The Little Things
By Paul Romesburg
You know if it has been awhile since you tuned up your vehicle, you should get around to it soon. If your vehicle starts running rough, it may be that your secondary ignition system is in severe condition because you did not get around to it. You might think, “Oh, I just need spark plugs.” But you may find out that not only do you need spark plugs, now you need coils — and in rare cases a computer. The term “tune-up” makes it sound about as important as replacing a broken door panel. But the little things MATTER.
Spark plugs send electricity down an insulted passage to a center electrode that must force the electricity to jump an open gap to the ground electrode. The center electrode wears down over time and causes the gap to become too great for the electricity to make the jump.
The ignition coil(s) send the electricity to the spark plugs. If the spark plugs are faulty the voltage from the coil will rise. The excessive voltage often burns holes in the insulating boot and allows the voltage to find the nearest ground which diverts the electricity away from its intended path.
Older model vehicles had a Distributor Cap that contains the rotor which spins to help the voltage travel from the coil to the spark plugs. If the distributor cap and/or rotor are faulty, the ignition sequence inside your engine will be out of order.
Some vehicles have ignition cables that carry the electricity from the coil to the spark plugs. If the spark plugs are worn, high resistance will occur within the wire because the electricity cannot make the jump at the electrode end of the spark plug. The resistance causes the wires to internally deteriorate and interrupts the flow of electricity at the break.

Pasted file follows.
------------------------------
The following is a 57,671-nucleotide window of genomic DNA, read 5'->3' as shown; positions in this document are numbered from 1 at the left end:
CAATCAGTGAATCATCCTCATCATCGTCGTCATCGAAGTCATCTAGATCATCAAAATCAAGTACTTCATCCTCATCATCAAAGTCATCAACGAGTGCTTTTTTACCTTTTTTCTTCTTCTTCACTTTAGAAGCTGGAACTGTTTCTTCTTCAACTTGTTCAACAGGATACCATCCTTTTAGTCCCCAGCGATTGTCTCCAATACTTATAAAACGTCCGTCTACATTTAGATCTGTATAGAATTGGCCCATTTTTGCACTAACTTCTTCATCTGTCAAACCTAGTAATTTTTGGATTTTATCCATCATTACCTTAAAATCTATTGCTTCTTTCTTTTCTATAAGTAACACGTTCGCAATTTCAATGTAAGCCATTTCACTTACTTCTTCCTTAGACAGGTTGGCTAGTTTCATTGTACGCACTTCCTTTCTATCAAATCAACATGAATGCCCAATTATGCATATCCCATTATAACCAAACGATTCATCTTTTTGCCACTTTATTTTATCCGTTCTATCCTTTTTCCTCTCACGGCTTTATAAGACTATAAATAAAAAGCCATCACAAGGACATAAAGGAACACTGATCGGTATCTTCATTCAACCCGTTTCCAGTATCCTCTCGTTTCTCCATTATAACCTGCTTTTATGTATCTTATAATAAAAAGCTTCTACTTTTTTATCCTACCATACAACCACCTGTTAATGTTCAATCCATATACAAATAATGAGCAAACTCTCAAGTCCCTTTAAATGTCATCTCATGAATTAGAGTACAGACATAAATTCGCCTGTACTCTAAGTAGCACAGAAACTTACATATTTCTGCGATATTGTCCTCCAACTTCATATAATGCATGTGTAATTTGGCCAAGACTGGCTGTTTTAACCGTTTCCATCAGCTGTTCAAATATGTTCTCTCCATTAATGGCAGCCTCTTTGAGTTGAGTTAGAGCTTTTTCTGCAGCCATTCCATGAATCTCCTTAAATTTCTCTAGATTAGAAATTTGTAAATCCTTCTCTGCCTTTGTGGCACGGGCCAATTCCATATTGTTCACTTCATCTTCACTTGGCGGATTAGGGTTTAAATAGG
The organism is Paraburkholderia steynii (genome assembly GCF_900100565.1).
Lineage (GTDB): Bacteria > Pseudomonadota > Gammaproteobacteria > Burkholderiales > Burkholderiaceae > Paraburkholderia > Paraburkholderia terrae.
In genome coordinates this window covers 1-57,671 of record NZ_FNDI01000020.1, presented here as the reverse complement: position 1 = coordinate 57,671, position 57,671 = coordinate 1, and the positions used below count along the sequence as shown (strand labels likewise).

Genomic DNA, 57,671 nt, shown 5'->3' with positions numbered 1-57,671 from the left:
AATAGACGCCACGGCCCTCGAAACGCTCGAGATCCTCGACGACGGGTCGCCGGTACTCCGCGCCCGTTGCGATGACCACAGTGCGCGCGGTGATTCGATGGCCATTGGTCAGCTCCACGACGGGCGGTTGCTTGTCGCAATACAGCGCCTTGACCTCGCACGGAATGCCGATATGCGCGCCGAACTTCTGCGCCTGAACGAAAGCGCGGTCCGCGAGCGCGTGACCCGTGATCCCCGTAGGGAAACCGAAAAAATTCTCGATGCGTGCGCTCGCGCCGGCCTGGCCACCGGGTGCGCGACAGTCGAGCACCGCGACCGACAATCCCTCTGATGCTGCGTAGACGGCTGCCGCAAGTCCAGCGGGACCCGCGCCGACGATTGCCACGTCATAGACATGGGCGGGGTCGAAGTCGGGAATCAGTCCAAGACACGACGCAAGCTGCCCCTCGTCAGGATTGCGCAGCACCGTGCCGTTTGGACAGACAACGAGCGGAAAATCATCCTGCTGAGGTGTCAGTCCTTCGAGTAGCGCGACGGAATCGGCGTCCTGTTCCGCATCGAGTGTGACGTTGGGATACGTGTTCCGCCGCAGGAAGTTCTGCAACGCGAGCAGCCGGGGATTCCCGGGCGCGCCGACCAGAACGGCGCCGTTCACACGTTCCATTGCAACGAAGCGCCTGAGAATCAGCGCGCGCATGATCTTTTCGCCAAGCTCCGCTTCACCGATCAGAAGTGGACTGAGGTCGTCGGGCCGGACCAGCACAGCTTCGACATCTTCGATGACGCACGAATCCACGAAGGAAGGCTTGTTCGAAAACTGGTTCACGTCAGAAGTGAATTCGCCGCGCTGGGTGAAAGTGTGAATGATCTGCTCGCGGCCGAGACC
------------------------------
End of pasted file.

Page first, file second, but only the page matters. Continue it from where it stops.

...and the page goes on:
The positive crank ventilation valve is normally easy to access and inexpensive to install.
The PCV system is designed to regulate and remove fumes from the engine crankcase. It alleviates crankcase pressure. Too much pressure in the crankcase is likely to cause the engine to burn oil and may cause seal damage or a leak vacuum.
The engine air filter is designed to stop external contaminants such as dirt from entering the internal engine. It also allows the engine to breath. If it becomes plugged, the engine computer sees the engine is starving for air and will compensates by adjusting the fuel mixture (by over-fueling the system) to try to stabilize the system and prevent power loss.
An inline fuel filter is designed to trap debris such as rust caused by condensation build-up in the system, or (micro) debris knocked loose in to the tank and capturing it before it reaches the engine and causes damage. As the fuel filter plugs with debris the fuel flow lessens, thus starving the vehicle of fuel.
If any component (tune-up part) above fails, the vehicle may be difficult to start; run rough, stumble, shut off, or not start. Remembering the little things may help prevent the unpleasant BIG things (like being stuck on the side of the road in a snow storm with kids).